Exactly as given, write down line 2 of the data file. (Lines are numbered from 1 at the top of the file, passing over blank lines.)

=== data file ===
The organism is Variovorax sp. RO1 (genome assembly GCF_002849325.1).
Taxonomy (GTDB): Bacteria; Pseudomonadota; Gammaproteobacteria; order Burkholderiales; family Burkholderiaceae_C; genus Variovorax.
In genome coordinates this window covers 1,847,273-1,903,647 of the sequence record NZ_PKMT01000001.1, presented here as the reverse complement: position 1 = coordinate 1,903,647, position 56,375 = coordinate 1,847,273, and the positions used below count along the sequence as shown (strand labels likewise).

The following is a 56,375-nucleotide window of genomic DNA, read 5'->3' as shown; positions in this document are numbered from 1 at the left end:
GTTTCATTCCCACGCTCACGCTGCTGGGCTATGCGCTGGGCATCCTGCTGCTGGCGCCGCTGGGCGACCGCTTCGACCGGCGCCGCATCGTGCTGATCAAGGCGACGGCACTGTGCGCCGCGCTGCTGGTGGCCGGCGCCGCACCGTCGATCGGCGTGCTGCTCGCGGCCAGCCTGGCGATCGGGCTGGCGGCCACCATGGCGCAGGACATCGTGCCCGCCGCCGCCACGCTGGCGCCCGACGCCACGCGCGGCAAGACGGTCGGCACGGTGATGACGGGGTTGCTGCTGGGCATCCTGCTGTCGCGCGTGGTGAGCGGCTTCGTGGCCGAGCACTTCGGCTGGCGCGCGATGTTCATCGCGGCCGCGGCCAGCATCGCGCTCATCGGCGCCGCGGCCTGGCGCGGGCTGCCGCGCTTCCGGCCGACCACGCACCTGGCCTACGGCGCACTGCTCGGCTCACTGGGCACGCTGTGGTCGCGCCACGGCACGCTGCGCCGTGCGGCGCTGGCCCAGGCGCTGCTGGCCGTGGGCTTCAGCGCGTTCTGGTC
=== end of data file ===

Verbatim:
Taxonomy (GTDB): Bacteria; Pseudomonadota; Gammaproteobacteria; order Burkholderiales; family Burkholderiaceae_C; genus Variovorax.